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A Participatory Approach to Defining a Conceptual Model of the Circular Economy Methodology

A Participatory Approach to Defining a Conceptual Model of the Circular Economy Methodology

In this section, we will provide an overview of the process involved in arriving at expert consensus on a model of circularity in HRM practice using a participatory research method, leading to a model with 7 principles (eco-concepts). An EU Erasmus+ funded project, Circular HRM, facilitated a consensus driven process, known as The Delphi Method (Williamson et al., 2017). This methodology began with face-to-face consultation and iterative further rounds via online survey. An Inspiration Board was established by a project lead, HR Square. The total number of panellists were forty (participants were drawn from industry (CEO & Management), academia and independent experts), and following invite, 16 attended and consented to a face-to-face meeting. Of those that attended the expert panel were: 31% female: 69% male, zero representatives of the worker population being managed, 2 of 5 countries involved in the project.

The first round of the modified Delphi method was hosted at the aforementioned two-hour face-to-face meeting of the HR Square Inspiration Board on 11th October 2019. To frame the heightened value of participant input, the board were informed that their contribution would influence outcomes reported at European level as exemplars of best practice, and thereby have an impact on the standards of future companies who endorse this practice. In consenting to engage in this data collection process, participants were informed that expectations included partaking in both (i) the face-to-face meeting, and (ii) up to three follow-up surveys. The justification given for survey completion was to garner insight in defining the ideal in terms of circular economy practice, and also to determine practical applications that aid the development of a training package for companies across Europe.

Following a number of brief presentations on a broad framework of circular practice, participants were invited to consider 7 proposed statements (concept title with clarification statement) of circular practice and respond to aligned trigger items in terms of accepting/rejecting/revising the descriptor. Further space was also included for participants to include any other relevant practices they considered. The results from the inspiration board revealed consensus in terms of agreement with the trigger items for each eco-concept. Using the results of Round 1, consensus was defined as 70% of the participants agreeing that a Concept Statement and the related trigger statements, as defined characteristics were “Relevant”. It was agreed by the project team that the Concept Statements and associated definitions, terms, words and phrasing were identified as being relevant to the development of a Circular HRM model to complement extant models of economic circularity.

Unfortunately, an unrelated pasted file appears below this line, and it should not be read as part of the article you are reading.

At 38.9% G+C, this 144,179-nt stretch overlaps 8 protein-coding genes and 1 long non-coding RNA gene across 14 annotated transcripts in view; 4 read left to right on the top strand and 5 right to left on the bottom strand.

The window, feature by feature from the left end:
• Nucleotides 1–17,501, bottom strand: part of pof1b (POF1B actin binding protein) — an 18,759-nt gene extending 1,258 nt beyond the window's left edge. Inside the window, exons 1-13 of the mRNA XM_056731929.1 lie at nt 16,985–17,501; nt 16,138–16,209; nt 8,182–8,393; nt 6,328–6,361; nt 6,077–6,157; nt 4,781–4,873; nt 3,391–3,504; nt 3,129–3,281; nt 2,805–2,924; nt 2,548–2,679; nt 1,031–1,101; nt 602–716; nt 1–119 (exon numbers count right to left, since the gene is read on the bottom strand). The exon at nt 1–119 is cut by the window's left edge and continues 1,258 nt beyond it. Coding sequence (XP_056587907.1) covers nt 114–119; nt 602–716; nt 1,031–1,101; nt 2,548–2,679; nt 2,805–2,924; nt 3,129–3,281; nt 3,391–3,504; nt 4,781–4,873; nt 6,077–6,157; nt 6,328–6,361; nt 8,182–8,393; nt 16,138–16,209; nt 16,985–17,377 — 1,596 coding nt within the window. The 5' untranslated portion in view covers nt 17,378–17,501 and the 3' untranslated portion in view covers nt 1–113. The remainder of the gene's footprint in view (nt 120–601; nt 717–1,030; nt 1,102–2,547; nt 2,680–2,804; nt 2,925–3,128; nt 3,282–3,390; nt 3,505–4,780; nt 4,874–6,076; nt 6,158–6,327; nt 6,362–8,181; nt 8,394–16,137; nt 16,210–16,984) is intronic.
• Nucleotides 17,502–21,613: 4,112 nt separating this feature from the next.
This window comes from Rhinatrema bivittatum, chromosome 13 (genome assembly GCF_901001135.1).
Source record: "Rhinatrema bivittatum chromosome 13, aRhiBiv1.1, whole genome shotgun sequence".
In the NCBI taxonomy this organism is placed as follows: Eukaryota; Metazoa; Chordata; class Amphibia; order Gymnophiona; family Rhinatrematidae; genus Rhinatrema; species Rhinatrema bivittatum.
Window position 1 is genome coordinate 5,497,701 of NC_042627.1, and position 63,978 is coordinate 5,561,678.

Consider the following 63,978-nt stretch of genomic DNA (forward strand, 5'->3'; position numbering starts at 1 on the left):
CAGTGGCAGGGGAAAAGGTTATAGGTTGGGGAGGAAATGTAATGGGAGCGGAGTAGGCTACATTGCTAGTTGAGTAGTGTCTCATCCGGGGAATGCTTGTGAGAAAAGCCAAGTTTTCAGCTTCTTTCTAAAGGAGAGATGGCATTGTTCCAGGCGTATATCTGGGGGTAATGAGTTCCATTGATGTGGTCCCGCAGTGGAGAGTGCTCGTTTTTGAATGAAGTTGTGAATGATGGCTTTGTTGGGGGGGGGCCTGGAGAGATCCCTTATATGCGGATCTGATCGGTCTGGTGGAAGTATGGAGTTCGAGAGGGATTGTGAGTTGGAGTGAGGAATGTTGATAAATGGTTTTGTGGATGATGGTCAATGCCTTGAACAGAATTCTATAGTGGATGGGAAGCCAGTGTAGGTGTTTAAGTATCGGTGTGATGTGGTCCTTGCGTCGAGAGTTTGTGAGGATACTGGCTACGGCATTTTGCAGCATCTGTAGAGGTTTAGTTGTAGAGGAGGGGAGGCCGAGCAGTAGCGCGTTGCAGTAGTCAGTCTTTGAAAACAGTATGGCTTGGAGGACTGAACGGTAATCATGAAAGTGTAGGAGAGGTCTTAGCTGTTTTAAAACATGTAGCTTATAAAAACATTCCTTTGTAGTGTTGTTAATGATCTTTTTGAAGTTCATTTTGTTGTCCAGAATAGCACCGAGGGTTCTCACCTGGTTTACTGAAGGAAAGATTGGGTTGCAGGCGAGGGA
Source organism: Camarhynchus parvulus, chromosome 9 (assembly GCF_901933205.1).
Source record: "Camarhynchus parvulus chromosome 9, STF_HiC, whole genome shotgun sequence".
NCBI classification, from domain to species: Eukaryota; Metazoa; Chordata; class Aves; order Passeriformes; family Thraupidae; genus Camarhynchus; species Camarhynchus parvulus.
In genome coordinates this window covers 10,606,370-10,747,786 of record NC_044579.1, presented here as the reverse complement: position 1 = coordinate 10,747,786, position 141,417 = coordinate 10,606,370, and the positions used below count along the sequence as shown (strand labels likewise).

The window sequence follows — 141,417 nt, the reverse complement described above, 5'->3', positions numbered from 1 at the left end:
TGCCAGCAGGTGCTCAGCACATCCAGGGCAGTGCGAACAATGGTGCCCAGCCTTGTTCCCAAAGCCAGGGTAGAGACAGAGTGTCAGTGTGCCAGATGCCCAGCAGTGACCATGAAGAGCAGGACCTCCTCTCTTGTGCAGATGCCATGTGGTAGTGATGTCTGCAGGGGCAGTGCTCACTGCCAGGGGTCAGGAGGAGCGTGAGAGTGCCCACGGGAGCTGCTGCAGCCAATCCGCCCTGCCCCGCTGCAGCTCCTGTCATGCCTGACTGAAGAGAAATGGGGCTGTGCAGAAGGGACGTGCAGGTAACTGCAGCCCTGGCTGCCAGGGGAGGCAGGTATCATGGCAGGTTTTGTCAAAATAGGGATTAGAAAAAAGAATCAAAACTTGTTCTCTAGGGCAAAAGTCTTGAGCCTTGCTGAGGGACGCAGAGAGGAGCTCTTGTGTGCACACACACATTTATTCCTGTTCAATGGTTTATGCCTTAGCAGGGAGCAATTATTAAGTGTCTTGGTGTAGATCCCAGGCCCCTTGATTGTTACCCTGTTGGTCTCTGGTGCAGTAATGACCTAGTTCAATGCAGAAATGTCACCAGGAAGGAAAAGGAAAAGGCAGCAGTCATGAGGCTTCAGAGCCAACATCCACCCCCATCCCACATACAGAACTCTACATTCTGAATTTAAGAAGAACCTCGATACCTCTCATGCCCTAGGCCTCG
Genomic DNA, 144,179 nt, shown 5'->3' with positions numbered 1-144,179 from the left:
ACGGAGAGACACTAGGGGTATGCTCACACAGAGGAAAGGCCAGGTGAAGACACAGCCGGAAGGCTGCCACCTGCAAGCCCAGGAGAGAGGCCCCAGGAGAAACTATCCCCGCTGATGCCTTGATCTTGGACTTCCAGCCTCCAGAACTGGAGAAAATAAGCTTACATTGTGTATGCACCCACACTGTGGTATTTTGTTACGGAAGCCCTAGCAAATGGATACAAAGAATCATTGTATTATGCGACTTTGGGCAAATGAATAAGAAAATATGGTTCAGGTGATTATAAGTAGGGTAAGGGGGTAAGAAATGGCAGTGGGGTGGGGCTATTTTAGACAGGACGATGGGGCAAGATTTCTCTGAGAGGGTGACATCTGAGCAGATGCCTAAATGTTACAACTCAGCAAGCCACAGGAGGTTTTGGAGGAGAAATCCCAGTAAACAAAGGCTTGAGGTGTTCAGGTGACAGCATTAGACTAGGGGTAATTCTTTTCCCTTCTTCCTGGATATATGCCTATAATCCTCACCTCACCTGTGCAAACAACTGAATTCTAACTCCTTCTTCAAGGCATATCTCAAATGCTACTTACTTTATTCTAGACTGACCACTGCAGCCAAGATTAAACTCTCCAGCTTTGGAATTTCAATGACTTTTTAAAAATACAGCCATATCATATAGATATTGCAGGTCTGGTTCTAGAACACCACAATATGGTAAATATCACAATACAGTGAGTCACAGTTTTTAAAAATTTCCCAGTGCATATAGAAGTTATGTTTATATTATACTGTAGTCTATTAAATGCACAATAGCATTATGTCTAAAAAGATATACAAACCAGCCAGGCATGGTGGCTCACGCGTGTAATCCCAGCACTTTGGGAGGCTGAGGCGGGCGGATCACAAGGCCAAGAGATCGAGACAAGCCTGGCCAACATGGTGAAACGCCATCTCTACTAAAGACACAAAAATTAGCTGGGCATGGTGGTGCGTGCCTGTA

There was agreement amongst the assessment panel that human-centric language was certainly warranted, in order to adequately situate the model in practice. This initial feedback from Round 1 informed the development the Round 2 investigation. In Round 2 on online survey methodology was employed and participants were presented with modified Concept Statements to address common challenges relating to terminology phrasing or wording highlighted in the returned concept sheets from Round 1. These revisions were presented within the clarification statements relating to each concept statement.

In Round 3, the third and final round, the outcome of Round 2 was provided to the participants in the form of modified concept statements and participants were asked to rate the importance of the statements related to the successful implantation of Circular HRM practices, specific to the presented concept statements on a 5-point Likert scale (1=Strongly Disagree, 5=Strongly Agree). Participants could also suggest new concepts, additional statements or new directions for exploration. We asked participants to re-rate the importance of each research Concept Statements and comments on its definition, taking into consideration the panel members’ importance rating as a whole. Final Concept emergent from Round 1-3 are illustrated in Table 1 below.


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